Beijing issued its first major smog alert of the winter for the capital, triggering stringent measures to curb output of heavy industry as plunging temperatures spurred heating demand and the government launched another round of environmental inspections.
The orange alert issued late on Thursday, the second-highest on China's four-level system, comes after Beijing was reported to have made big improvements in air quality last year as industrial activity shifted away from the capital.
The Ministry of Environmental Protection (MEP) warned in a statement that heavy air pollution will envelope Beijing, Tianjin, Hebei and the surrounding area from January 12 until January 17.
Under an orange alert, factories that make furniture, cement and other heavy industry must limit output by between 30-50%. A list of companies in the capital affected contains more than 700 enterprises.
According to the forecast, southern areas of Beijing, Tianjin, Hebei, southern Shanxi, western Shandong, northern Hebei will suffer from toxic air from January 13 to January 15. On January 15, the level of air pollution is expected to surge above a level that is nominally rated the maximum on the government's scale, it said.
That would mean concentrations of small, breathable particles known as PM2.5 exceeding 250 micrograms per cubic metre, it said. Average concentration across the north in the final three months of 2017 were 71 micrograms.
Some 130 inspection teams will be sent out to make sure all emergency measures are strictly enforced, according to the MEP. The ministry has also ordered local authorities to be prepared to issue air pollution alerts.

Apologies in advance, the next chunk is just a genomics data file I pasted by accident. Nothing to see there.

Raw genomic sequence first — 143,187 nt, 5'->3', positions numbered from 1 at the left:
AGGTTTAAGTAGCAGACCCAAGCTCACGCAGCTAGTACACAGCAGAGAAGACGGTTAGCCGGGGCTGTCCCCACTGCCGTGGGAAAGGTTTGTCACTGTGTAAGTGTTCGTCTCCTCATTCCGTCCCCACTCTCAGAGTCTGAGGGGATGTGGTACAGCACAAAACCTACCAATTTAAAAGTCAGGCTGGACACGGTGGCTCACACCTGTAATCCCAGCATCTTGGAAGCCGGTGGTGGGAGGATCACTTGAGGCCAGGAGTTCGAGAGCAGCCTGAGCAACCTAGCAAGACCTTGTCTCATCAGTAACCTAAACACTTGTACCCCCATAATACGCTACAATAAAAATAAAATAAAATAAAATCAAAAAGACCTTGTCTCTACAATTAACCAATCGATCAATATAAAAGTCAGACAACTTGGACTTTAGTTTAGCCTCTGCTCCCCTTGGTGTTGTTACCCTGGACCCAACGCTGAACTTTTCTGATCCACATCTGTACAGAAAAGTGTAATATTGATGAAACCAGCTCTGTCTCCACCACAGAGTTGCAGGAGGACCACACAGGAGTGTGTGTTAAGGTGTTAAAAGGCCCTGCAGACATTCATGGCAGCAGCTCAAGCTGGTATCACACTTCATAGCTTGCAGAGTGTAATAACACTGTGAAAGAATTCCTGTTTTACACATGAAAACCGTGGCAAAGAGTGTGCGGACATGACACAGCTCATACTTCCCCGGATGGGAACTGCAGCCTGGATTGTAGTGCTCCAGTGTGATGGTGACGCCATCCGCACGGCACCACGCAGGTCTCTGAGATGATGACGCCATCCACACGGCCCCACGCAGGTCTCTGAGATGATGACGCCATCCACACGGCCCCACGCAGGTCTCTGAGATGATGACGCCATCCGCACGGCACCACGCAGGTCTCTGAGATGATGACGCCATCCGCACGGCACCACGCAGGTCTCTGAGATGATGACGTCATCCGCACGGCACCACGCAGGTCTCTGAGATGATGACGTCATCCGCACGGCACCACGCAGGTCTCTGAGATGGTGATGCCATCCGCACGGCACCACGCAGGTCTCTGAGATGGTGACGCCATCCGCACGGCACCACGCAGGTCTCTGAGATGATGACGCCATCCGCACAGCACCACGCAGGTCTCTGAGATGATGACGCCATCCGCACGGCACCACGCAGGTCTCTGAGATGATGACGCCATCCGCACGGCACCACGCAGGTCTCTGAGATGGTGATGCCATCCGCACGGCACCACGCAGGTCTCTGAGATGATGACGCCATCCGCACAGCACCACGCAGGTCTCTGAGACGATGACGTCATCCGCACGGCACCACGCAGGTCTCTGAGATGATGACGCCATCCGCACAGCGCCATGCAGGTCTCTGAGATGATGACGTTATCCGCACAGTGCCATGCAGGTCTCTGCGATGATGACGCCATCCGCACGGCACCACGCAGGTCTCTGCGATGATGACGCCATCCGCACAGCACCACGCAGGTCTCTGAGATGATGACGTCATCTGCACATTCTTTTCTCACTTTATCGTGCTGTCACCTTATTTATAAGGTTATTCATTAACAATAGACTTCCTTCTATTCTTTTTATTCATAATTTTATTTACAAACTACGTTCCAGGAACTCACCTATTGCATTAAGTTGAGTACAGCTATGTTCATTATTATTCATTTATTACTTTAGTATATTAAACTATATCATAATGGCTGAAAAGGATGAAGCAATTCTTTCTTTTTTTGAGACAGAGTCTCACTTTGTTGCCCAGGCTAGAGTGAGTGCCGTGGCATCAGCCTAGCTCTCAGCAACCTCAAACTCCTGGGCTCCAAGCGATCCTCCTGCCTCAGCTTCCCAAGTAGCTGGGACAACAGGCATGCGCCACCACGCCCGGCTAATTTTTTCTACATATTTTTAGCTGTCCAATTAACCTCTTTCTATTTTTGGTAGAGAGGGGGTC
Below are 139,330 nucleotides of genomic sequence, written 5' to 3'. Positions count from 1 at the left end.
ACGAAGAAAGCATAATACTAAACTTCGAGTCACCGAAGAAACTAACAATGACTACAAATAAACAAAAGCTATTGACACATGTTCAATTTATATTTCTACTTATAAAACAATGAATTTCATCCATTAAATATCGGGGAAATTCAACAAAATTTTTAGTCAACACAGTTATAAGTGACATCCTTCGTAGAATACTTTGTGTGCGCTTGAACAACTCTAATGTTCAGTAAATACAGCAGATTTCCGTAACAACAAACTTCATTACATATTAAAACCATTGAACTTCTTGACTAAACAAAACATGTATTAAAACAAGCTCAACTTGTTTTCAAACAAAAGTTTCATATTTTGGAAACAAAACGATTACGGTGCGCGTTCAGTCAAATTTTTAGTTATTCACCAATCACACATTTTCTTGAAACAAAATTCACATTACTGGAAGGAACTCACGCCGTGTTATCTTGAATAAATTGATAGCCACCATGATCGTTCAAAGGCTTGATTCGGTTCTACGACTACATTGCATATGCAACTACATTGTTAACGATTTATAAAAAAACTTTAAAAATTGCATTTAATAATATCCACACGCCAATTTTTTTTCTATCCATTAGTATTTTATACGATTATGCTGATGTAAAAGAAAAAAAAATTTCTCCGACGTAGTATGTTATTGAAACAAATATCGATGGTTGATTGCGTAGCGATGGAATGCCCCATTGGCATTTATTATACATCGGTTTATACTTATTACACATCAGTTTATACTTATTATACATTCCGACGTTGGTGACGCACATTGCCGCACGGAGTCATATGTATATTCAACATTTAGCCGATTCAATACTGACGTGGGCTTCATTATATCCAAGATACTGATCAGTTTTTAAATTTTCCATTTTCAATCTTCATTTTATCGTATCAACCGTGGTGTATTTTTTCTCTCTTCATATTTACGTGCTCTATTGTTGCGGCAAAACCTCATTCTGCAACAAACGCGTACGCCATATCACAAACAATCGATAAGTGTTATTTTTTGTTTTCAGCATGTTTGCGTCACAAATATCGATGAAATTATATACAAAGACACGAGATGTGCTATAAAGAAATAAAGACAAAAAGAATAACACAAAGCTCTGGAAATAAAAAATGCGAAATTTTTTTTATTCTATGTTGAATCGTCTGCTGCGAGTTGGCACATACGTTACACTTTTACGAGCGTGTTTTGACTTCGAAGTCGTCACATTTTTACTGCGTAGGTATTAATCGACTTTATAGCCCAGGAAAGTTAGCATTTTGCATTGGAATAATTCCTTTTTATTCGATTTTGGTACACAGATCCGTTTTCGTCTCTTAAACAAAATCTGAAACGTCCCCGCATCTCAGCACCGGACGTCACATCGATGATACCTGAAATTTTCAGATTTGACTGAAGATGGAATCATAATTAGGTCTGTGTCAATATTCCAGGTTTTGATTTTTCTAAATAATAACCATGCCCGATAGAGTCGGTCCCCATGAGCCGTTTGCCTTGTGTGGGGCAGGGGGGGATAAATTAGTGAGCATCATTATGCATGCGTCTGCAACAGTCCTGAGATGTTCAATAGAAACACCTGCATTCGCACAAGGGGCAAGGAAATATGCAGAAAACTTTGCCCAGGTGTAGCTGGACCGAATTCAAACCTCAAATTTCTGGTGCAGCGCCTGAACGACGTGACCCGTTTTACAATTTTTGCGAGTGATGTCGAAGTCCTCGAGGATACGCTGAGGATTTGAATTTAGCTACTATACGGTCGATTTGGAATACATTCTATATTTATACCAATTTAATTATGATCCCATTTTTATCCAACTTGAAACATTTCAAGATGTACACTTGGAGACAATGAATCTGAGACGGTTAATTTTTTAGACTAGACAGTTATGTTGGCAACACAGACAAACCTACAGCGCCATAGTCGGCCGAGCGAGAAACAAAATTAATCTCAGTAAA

In one example, the city of Tangshan, China's steelmaking hub, issued an orange level air pollution alert on January 12 morning effective until midnight on January 17. It was its eighth such alert since mid-November.
The capital has been largely spared the notoriously bad air that typically blankets the north during the colder winter months when people crank up the heat in their homes in part to the government's stringent anti-smog measures, including curbing factory output and banning coal burning in homes.
But this alert comes a month after the government was forced to reverse its ban on coal for heating as gas shortages left people freezing and after a prolonged bout of freezing weather across the north.
The city issued an orange alert in early November before the winter heating season started on November 15.
On January 10, the government said all 28 Chinese cities in a demanding winter anti-smog campaign met their air quality targets from October to December, the environment ministry.
However, in a separate statement late on January 11 the MEP warned of "unfavourable weather conditions" for air quality -warmer temperatures and weak winds - in January and February, keeping up pressure on local authorities to meet the politically important air quality targets.
The 28 northern cities were ordered to cut concentrations of PM2.5 by 10-25% during October 2017-March 2018. They have been curbing industrial output, thinning traffic and cracking down on coal use in a bid to limit smog build-ups.
(Writing by Tammy Yang Editing by Jessie Jia)
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